The Occidentally-on-Purpose Unification of East and West Brains
So many philosophical disputes down through the ages are simply a result of failure to appreciate the irreducible complementarity -- not duality -- of being. A duality is an unproductive sort of stalemate, whereas a complementarity is a productive interplay that generates the "higher third" alluded to above.
Individual examples are too numerous to chronicle here, but failure to admit complementarity not only creates impasses between disciplines, but within them as well. For example, in science, there are materialists and idealists, or Aristotelians and Platonists. In psychology, there are behaviorists and depth psychologists. In religion, there are the mystics and dogmatics.
I no longer remember the details, but about 20 years ago, I was complaining about some quandary to my analyst, and he said something to the effect of, "why does it have to be either/or? Why not both/and? After all, it always is."
The idea of complementarity is one of those things that you realize is true the moment you hear it, and yet, must be relearned again and again. As we now know, it is woven into the very fabric of the cosmos, as elucidated by the physicist Neils Bohr (the "complementarity principle").
That is, in subatomic physics, it literally makes no sense to ask if one is dealing with a wave or a particle, for it is always both/and. Yes, you can pretend that reality is particle-like, but then you're excluding half the story. Or, you can pretend it's wavelike, and you miss the other half. If you know where a particle is, then you don't know its velocity. If you know the velocity, then you don't know its location. I understand that batting against Sandy Koufax posed a similar problem. On one occasion, after the umpire called a strike, the batter asked, "are you sure? That sounded outside."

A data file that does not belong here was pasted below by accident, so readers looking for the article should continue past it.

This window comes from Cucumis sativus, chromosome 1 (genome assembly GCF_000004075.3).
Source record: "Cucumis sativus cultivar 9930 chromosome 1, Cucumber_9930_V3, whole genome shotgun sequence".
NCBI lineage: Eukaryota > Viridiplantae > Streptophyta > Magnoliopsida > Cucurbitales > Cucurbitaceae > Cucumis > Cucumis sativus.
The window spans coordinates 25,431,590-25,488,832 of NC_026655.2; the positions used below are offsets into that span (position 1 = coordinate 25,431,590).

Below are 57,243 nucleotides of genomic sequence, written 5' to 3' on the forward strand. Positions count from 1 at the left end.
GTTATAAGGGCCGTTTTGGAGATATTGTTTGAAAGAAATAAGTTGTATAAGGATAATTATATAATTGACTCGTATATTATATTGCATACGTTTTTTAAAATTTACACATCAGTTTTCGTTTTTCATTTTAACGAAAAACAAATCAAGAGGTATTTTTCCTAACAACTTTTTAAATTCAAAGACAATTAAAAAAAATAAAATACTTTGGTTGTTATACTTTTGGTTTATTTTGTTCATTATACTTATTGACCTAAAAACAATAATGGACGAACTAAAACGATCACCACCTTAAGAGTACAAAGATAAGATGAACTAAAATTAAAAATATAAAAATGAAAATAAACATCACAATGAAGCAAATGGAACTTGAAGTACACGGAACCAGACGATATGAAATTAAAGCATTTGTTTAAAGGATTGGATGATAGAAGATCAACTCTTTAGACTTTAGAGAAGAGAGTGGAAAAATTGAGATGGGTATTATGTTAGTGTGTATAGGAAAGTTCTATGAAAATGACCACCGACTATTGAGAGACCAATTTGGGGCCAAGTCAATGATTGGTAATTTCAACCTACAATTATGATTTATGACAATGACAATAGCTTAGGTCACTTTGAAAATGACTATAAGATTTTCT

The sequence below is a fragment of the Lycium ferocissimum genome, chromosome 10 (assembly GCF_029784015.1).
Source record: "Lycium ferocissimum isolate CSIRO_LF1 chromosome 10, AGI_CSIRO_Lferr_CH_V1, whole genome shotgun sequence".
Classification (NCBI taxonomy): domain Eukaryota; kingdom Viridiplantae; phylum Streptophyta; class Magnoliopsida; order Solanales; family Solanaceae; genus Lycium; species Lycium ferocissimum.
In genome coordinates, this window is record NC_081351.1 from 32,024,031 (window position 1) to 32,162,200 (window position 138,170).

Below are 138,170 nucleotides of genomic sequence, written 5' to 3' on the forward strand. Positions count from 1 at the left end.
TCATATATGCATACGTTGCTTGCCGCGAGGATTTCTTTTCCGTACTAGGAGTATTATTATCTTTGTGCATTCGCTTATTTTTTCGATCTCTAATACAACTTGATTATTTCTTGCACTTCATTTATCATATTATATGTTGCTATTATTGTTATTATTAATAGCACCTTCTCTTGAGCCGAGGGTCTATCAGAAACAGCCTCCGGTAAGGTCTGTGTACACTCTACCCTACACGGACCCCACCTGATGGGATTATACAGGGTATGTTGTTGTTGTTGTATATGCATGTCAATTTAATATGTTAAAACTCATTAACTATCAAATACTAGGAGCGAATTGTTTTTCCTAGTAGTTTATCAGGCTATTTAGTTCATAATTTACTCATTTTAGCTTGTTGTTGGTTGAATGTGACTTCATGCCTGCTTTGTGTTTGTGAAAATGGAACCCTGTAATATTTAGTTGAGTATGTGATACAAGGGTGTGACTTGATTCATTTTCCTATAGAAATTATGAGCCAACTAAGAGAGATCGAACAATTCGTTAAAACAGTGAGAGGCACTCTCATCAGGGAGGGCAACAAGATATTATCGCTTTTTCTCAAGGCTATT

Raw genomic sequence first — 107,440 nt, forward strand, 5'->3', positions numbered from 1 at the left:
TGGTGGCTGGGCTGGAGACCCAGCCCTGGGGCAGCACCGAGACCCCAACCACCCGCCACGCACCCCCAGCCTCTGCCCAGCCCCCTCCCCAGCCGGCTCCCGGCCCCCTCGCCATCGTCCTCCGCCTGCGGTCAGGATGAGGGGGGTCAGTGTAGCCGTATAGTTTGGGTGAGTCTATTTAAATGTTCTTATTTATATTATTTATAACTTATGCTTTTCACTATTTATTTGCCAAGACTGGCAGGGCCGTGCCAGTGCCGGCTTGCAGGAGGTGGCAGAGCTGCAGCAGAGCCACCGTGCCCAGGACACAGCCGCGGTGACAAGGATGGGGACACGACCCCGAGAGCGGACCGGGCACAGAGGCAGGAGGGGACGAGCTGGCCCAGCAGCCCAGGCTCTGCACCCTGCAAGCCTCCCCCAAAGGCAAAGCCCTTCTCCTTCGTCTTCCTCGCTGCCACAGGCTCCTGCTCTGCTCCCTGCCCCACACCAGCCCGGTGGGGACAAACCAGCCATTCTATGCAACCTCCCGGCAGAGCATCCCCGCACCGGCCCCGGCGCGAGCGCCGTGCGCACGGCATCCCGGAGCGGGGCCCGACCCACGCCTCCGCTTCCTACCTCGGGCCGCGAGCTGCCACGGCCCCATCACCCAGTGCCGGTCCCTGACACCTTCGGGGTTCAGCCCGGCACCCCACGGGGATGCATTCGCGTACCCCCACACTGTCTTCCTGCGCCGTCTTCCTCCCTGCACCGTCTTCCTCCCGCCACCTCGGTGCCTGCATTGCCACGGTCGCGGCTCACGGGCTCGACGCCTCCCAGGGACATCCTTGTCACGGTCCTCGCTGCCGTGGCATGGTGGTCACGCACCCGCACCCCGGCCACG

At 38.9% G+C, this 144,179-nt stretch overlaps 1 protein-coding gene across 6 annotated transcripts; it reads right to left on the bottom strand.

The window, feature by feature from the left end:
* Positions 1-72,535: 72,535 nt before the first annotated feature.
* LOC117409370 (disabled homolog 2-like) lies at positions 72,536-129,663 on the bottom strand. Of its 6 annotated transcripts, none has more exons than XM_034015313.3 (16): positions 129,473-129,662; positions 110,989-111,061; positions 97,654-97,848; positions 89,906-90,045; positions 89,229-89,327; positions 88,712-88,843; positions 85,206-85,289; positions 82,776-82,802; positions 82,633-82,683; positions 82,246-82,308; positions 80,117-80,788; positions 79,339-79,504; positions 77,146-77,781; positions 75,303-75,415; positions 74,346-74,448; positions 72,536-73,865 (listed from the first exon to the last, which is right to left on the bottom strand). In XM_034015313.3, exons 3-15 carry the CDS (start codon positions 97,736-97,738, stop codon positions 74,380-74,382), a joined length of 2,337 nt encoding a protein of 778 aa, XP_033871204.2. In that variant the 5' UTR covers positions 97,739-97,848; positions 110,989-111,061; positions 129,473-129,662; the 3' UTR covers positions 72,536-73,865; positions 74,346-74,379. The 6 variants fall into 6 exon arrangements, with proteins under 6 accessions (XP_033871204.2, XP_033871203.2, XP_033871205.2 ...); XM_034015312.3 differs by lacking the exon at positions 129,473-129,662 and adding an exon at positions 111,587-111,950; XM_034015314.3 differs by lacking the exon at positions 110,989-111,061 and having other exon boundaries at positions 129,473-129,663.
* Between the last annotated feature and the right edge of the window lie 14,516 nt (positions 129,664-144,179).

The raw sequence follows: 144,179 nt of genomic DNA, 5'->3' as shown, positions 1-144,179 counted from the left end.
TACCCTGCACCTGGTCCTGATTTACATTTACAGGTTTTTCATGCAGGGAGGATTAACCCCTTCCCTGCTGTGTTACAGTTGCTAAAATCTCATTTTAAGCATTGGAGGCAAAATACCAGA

Now, many new-age types try to use the facts of physics to build "upward" and justify a mystical view of the cosmos, e.g., The Tao of Physics. But it doesn't work that way. We don't have a left and right brain because the cosmos is simultaneously particle- and wavelike. Rather, vice versa. And our analysis cannot end with man. Rather, man has this intrinsic complementarity because he is in the image of the Creator.
Again, creation could not occur if there were only a uniform "oneness." Rather, there must be distinction. But this is never a radical separation from the Principle; rather, it is always multiplicity within a prior unity.
Oneness could never be achieved on any level -- material, biological, psychological or spiritual -- if it weren't latent within creation to begin with. In other words, in the absence of oneness, we could not have objects, organisms, egos, or selves, each of which reflects the principle of wholeness within its particular domain (i.e., matter, life, mind, and spirit).
You might say that as one becomes many, it breaks out into the absolute and infinite, which would correspond to particle and wave (or left brain and right brain, male and female), respectively. Thus, whenever we see the apparent multiplicity of duality, we must "recall" the prior complementary oneness that actually joins them together in wholly matterimany.
One critical point to bear in mind is that the principle of complementarity applies to both the object and subject. That is, just as physics proves the existence of material complementarity, psychology proves the existence of subjective complementarity. As I have discussed before, it is a bit old-fashioned to imagine the mind in 19th century mechanistic terms, perhaps as an archaeological dig with the older material "below," or maybe a bag with "stuff" inside, or perhaps a pressure cooker that needs to let off steam in the form of "instinctual energy."